Posts Tagged "nonfiction"

Clavis Aurea: A Review of Short Fiction

by on Aug 4, 2014 in Nonfiction | 0 comments

I am of the opinion that Boris Pasternak’s Doctor Zhivago is the greatest post–apocalyptic novel ever written. It has everything: the collapse of a great empire, a world–spanning war, an apocalyptic winter, a gritty civil war, ruined cities, post–industrial scrounging, wilderness survivalism, and even cannibalism. Genre readers are often surprised when I recommend it because what they remember of Doctor Zhivago is a wistful love story, scenic Russian winters and maybe the appendices full of poetry. That isn’t the end of the world. That is life. It is unquestionably simpler to write a post–apocalypse which fetishizes the scenario — who bombed out who, how what diseases...

Read More

The Testosterone Injection That Could Ruin Orphan Black…And how to make sure it doesn’t

by on Aug 4, 2014 in Nonfiction | 0 comments

Game of Thrones? Forget that… if you want to watch a sci–fi/fantasy show with unquestionable feminist bona fides, look no further than BBC America’s Orphan Black. Here’s a quick spoilerish primer of the show, in case you haven’t been watching (why haven’t you been watching?!?): The show’s protagonist is Sarah Manning (the amazing Tatiana Maslany), a grifter who kicks off the series by witnessing a suicide. As fate would have it, the woman who killed herself just happened to look a lot like Sarah (and by a lot, I mean exactly the same). Seeing this lookalike’s suicide as an opportunity to finally rid herself of a drug dealing, abusive ex–boyfriend and start a more stable...

Read More

Resolute: Notes from the Editor-in-Chief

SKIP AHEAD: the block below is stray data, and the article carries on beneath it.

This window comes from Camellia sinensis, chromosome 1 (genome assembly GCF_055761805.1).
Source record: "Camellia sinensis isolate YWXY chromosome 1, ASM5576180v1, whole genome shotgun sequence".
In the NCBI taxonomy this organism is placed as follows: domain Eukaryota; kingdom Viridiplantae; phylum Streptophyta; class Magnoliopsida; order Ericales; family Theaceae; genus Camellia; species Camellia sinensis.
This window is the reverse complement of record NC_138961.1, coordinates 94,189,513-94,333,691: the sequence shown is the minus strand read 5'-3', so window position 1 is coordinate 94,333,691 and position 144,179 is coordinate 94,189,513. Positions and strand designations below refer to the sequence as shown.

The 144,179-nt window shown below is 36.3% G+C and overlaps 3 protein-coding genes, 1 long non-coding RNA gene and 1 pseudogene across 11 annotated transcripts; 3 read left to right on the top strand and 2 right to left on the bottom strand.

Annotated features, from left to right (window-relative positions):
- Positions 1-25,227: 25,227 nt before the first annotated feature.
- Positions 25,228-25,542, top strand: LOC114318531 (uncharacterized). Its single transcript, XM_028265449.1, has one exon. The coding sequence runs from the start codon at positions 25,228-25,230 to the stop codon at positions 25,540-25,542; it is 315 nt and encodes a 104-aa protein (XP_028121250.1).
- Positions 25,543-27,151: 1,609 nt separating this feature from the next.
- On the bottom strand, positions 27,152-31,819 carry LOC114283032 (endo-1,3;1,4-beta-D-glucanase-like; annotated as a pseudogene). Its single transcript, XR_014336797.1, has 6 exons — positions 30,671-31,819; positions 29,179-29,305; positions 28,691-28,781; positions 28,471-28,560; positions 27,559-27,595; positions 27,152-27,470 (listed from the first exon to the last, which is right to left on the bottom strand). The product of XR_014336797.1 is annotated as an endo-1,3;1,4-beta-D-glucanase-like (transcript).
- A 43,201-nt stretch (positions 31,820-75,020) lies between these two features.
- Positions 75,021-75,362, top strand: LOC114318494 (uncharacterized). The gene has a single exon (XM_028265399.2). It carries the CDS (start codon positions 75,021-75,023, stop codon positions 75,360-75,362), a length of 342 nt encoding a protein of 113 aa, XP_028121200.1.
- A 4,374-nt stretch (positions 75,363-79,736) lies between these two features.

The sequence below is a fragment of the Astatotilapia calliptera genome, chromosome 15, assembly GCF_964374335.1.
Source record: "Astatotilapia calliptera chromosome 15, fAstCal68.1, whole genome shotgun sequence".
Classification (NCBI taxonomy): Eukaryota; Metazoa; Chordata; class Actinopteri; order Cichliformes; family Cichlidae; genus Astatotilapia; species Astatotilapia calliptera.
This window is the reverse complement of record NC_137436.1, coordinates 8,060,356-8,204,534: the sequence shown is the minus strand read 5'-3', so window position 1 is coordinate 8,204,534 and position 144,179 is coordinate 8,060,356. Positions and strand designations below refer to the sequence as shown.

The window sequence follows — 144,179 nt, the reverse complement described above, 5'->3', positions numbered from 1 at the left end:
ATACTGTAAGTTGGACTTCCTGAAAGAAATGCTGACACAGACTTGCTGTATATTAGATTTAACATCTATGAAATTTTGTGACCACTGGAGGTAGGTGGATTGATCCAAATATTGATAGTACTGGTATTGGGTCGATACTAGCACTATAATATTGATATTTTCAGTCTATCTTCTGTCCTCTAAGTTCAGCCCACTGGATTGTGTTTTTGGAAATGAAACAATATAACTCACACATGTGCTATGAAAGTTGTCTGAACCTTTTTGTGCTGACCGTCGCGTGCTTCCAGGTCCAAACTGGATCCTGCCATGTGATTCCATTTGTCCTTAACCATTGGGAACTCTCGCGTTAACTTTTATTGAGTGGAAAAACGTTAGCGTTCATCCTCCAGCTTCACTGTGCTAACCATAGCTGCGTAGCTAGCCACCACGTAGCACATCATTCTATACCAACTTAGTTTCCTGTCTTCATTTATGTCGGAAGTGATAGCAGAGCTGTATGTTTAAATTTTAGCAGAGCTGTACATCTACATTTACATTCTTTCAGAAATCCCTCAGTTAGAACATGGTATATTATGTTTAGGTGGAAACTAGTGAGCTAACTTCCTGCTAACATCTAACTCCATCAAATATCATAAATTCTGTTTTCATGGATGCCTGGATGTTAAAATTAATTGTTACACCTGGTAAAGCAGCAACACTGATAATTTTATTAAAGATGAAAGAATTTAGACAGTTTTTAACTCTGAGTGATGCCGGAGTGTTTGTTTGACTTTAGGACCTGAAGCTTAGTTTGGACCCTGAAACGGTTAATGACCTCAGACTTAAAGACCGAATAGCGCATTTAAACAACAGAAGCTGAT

by on Aug 4, 2014 in Nonfiction | 0 comments

This issue is incredibly good. Apex is privileged to work with some of the most imaginative, most powerful creators in genre these days. “A User Guide to the Application of Gem–Flowers,” by Bogi Takács is exquisite. And poetry editor Elise Matthesen called Alvaro Zinos–Amaro’s “Conservation of Energy” an exploration of the “intense physics of grief and hatred.” I love Erik Amundsen’s short piece, “Jupiter and Gentian,” enough so to select it for this month’s podcast. John Moran’s “The Sandbirds of Mirelle” and Foz Meadows’ “Ten Days’ Grace” have nothing to do with each other, at all — save that the tensions between identity, occupation, and essential humanity are...

Read More

We Are Comics: A Visual Message for Visual Medium

by on Jul 1, 2014 in Nonfiction | 0 comments

“We Are Comics” was born from frustration. In April of 2014, every woman in comics was talking about Janelle Asselin: one of us, an editor and writer who’d been getting a nonstop barrage of graphic rape threats and other harassment in response to an article where she criticized the hypersexualization of a teenage girl on the cover of Teen Titans. Ironically, most of the worst threats were coming in the form of responses to a survey Asselin had posted about sexual harassment in the comics industry and community. And among the threats and insults, there was one comment, more than others, that stuck with me. “Women in comics are the deviation, the invading body, the...

Read More

Resolute: Notes from the Editor-in-Chief

by on Jul 1, 2014 in Nonfiction | 0 comments

There are a lot of different ways to make a revolution. I’m pulling this from memory, and Google wasn’t helpful, so forgive my errors. But there’s a story I’ve heard, about the five men who meet on a road. The kingdom is repressive, and the men are fearful. One of them says, “We should not be here, it is forbidden.” Another replies, “We have nothing to fear.” The first says, “What do you mean?” The second man replies, “The penalty for the five of us to meet is death, is it not?” The frightened men agree that this is the case. The man explains:  “The penalty for rebellion is also death. We are already condemned men for standing in the road. So what more do we have to...

Read More